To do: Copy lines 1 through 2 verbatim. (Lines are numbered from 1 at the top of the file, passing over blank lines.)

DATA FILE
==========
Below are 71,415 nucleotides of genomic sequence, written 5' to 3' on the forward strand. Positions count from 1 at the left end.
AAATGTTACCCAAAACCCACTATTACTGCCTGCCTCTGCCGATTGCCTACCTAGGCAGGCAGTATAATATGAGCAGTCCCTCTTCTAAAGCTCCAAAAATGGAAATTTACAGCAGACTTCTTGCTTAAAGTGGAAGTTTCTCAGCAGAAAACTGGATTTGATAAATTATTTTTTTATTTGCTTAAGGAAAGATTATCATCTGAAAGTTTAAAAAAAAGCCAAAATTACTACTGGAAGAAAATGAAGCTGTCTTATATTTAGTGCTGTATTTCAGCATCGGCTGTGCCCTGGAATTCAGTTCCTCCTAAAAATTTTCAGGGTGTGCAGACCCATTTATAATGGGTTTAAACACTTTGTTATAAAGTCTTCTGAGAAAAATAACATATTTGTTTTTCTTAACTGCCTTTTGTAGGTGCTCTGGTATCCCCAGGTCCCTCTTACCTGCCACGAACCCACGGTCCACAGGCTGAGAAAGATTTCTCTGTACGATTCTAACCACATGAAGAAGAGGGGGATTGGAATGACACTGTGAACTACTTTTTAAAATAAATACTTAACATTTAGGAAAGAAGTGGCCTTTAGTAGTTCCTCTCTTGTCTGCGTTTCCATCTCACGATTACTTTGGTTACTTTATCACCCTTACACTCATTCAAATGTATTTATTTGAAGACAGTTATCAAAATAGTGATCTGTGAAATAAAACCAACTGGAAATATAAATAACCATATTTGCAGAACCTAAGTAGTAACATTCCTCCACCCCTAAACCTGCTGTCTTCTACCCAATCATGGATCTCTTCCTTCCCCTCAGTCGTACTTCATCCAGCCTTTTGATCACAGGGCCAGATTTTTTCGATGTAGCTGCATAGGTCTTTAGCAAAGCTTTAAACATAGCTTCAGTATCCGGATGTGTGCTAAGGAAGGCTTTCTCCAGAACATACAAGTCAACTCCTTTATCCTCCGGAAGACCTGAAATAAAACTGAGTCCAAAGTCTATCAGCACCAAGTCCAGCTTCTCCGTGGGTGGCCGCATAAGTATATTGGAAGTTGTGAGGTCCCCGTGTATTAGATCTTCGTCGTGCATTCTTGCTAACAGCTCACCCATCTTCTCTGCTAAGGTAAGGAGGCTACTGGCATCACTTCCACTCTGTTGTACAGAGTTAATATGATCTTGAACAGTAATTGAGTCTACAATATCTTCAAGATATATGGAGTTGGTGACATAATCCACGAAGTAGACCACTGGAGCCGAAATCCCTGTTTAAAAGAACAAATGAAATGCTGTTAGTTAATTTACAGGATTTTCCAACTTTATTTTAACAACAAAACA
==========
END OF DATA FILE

Below are 71,415 nucleotides of genomic sequence, written 5' to 3' on the forward strand. Positions count from 1 at the left end.
AAATGTTACCCAAAACCCACTATTACTGCCTGCCTCTGCCGATTGCCTACCTAGGCAGGCAGTATAATATGAGCAGTCCCTCTTCTAAAGCTCCAAAAATGGAAATTTACAGCAGACTTCTTGCTTAAAGTGGAAGTTTCTCAGCAGAAAACTGGATTTGATAAATTATTTTTTTATTTGCTTAAGGAAAGATTATCATCTGAAAGTTTAAAAAAAAGCCAAAATTACTACTGGAAGAAAATGAAGCTGTCTTATATTTAGTGCTGTATTTCAGCATCGGCTGTGCCCTGGAATTCAGTTCCTCCTAAAAATTTTCAGGGTGTGCAGACCCATTTATAATGGGTTTAAACACTTTGTTATAAAGTCTTCTGAGAAAAATAACATATTTGTTTTTCTTAACTGCCTTTTGTAGGTGCTCTGGTATCCCCAGGTCCCTCTTACCTGCCACGAACCCACGGTCCACAGGCTGAGAAAGATTTCTCTGTACGATTCTAACCACATGAAGAAGAGGGGGATTGGAATGACACTGTGAACTACTTTTTAAAATAAATACTTAACATTTAGGAAAGAAGTGGCCTTTAGTAGTTCCTCTCTTGTCTGCGTTTCCATCTCACGATTACTTTGGTTACTTTATCACCCTTACACTCATTCAAATGTATTTATTTGAAGACAGTTATCAAAATAGTGATCTGTGAAATAAAACCAACTGGAAATATAAATAACCATATTTGCAGAACCTAAGTAGTAACATTCCTCCACCCCTAAACCTGCTGTCTTCTACCCAATCATGGATCTCTTCCTTCCCCTCAGTCGTACTTCATCCAGCCTTTTGATCACAGGGCCAGATTTTTTCGATGTAGCTGCATAGGTCTTTAGCAAAGCTTTAAACATAGCTTCAGTATCCGGATGTGTGCTAAGGAAGGCTTTCTCCAGAACATACAAGTCAACTCCTTTATCCTCCGGAAGACCTGAAATAAAACTGAGTCCAAAGTCTATCAGCACCAAGTCCAGCTTCTCCGTGGGTGGCCGCATAAGTATATTGGAAGTTGTGAGGTCCCCGTGTATTAGATCTTCGTCGTGCATTCTTGCTAACAGCTCACCCATCTTCTCTGCTAAGGTAAGGAGGCTACTGGCATCACTTCCACTCTGTTGTACAGAGTTAATATGATCTTGAACAGTAATTGAGTCTACAATATCTTCAAGATATATGGAGTTGGTGACATAATCCACGAAGTAGACCACTGGAGCCGAAATCCCTGTTTAAAAGAACAAATGAAATGCTGTTAGTTAATTTACAGGATTTTCCAACTTTATTTTAACAACAAAACA